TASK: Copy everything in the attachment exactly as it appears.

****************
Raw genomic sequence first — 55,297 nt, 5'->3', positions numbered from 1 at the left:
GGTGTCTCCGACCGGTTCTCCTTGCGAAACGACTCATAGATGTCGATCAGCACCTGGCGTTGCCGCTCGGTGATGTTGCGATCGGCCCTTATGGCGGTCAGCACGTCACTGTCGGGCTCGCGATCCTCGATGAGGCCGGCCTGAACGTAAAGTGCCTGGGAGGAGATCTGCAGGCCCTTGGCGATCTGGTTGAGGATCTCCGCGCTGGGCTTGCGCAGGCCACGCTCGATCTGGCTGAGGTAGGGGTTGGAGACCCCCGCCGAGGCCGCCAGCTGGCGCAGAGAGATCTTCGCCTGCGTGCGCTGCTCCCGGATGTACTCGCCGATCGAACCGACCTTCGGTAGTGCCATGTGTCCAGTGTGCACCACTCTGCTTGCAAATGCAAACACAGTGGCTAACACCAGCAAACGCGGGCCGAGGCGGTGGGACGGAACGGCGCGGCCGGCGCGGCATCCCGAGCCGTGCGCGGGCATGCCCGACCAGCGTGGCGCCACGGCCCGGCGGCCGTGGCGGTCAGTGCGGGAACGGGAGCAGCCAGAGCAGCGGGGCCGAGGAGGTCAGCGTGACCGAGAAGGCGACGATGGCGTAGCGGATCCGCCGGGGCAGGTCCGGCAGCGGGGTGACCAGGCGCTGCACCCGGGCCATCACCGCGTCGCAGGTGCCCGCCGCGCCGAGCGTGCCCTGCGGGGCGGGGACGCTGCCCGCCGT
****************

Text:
Raw genomic sequence first — 55,297 nt, 5'->3', positions numbered from 1 at the left:
GGTGTCTCCGACCGGTTCTCCTTGCGAAACGACTCATAGATGTCGATCAGCACCTGGCGTTGCCGCTCGGTGATGTTGCGATCGGCCCTTATGGCGGTCAGCACGTCACTGTCGGGCTCGCGATCCTCGATGAGGCCGGCCTGAACGTAAAGTGCCTGGGAGGAGATCTGCAGGCCCTTGGCGATCTGGTTGAGGATCTCCGCGCTGGGCTTGCGCAGGCCACGCTCGATCTGGCTGAGGTAGGGGTTGGAGACCCCCGCCGAGGCCGCCAGCTGGCGCAGAGAGATCTTCGCCTGCGTGCGCTGCTCCCGGATGTACTCGCCGATCGAACCGACCTTCGGTAGTGCCATGTGTCCAGTGTGCACCACTCTGCTTGCAAATGCAAACACAGTGGCTAACACCAGCAAACGCGGGCCGAGGCGGTGGGACGGAACGGCGCGGCCGGCGCGGCATCCCGAGCCGTGCGCGGGCATGCCCGACCAGCGTGGCGCCACGGCCCGGCGGCCGTGGCGGTCAGTGCGGGAACGGGAGCAGCCAGAGCAGCGGGGCCGAGGAGGTCAGCGTGACCGAGAAGGCGACGATGGCGTAGCGGATCCGCCGGGGCAGGTCCGGCAGCGGGGTGACCAGGCGCTGCACCCGGGCCATCACCGCGTCGCAGGTGCCCGCCGCGCCGAGCGTGCCCTGCGGGGCGGGGACGCTGCCCGCCGT